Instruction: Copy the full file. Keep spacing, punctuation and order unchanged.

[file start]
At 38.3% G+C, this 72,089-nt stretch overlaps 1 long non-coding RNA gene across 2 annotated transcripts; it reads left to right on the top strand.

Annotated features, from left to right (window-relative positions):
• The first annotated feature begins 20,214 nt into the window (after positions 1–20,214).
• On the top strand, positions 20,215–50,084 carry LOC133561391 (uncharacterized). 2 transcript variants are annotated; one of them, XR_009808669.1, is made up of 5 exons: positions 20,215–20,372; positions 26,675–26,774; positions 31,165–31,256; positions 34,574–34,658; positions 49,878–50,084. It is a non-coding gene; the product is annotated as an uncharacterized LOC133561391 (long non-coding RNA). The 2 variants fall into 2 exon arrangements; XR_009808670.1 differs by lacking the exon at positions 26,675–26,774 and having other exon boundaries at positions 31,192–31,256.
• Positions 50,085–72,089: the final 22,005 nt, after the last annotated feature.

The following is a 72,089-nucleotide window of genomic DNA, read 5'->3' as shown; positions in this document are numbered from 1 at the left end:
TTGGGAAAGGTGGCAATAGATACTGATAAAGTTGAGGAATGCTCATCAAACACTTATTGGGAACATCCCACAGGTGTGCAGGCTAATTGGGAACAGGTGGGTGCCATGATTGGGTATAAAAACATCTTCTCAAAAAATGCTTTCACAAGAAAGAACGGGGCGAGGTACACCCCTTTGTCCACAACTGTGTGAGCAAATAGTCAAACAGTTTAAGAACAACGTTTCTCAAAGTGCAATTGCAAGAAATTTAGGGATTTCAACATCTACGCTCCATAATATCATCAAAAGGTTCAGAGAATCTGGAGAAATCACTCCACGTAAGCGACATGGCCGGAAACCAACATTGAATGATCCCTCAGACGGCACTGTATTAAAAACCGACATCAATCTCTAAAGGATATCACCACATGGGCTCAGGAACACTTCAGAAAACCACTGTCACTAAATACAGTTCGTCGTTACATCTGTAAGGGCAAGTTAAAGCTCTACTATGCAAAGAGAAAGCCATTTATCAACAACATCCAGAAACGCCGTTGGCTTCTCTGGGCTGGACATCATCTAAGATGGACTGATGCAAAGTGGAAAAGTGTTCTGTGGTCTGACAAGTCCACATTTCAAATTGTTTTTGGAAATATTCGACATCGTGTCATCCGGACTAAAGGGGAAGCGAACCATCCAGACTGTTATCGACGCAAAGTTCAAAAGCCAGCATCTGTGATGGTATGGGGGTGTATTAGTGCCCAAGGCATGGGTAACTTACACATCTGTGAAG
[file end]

At 38.3% G+C, this 72,089-nt stretch overlaps 1 long non-coding RNA gene across 2 annotated transcripts; it reads left to right on the top strand.

Annotated features, from left to right (window-relative positions):
• The first annotated feature begins 20,214 nt into the window (after positions 1–20,214).
• On the top strand, positions 20,215–50,084 carry LOC133561391 (uncharacterized). 2 transcript variants are annotated; one of them, XR_009808669.1, is made up of 5 exons: positions 20,215–20,372; positions 26,675–26,774; positions 31,165–31,256; positions 34,574–34,658; positions 49,878–50,084. It is a non-coding gene; the product is annotated as an uncharacterized LOC133561391 (long non-coding RNA). The 2 variants fall into 2 exon arrangements; XR_009808670.1 differs by lacking the exon at positions 26,675–26,774 and having other exon boundaries at positions 31,192–31,256.
• Positions 50,085–72,089: the final 22,005 nt, after the last annotated feature.

The following is a 72,089-nucleotide window of genomic DNA, read 5'->3' as shown; positions in this document are numbered from 1 at the left end:
TTGGGAAAGGTGGCAATAGATACTGATAAAGTTGAGGAATGCTCATCAAACACTTATTGGGAACATCCCACAGGTGTGCAGGCTAATTGGGAACAGGTGGGTGCCATGATTGGGTATAAAAACATCTTCTCAAAAAATGCTTTCACAAGAAAGAACGGGGCGAGGTACACCCCTTTGTCCACAACTGTGTGAGCAAATAGTCAAACAGTTTAAGAACAACGTTTCTCAAAGTGCAATTGCAAGAAATTTAGGGATTTCAACATCTACGCTCCATAATATCATCAAAAGGTTCAGAGAATCTGGAGAAATCACTCCACGTAAGCGACATGGCCGGAAACCAACATTGAATGATCCCTCAGACGGCACTGTATTAAAAACCGACATCAATCTCTAAAGGATATCACCACATGGGCTCAGGAACACTTCAGAAAACCACTGTCACTAAATACAGTTCGTCGTTACATCTGTAAGGGCAAGTTAAAGCTCTACTATGCAAAGAGAAAGCCATTTATCAACAACATCCAGAAACGCCGTTGGCTTCTCTGGGCTGGACATCATCTAAGATGGACTGATGCAAAGTGGAAAAGTGTTCTGTGGTCTGACAAGTCCACATTTCAAATTGTTTTTGGAAATATTCGACATCGTGTCATCCGGACTAAAGGGGAAGCGAACCATCCAGACTGTTATCGACGCAAAGTTCAAAAGCCAGCATCTGTGATGGTATGGGGGTGTATTAGTGCCCAAGGCATGGGTAACTTACACATCTGTGAAG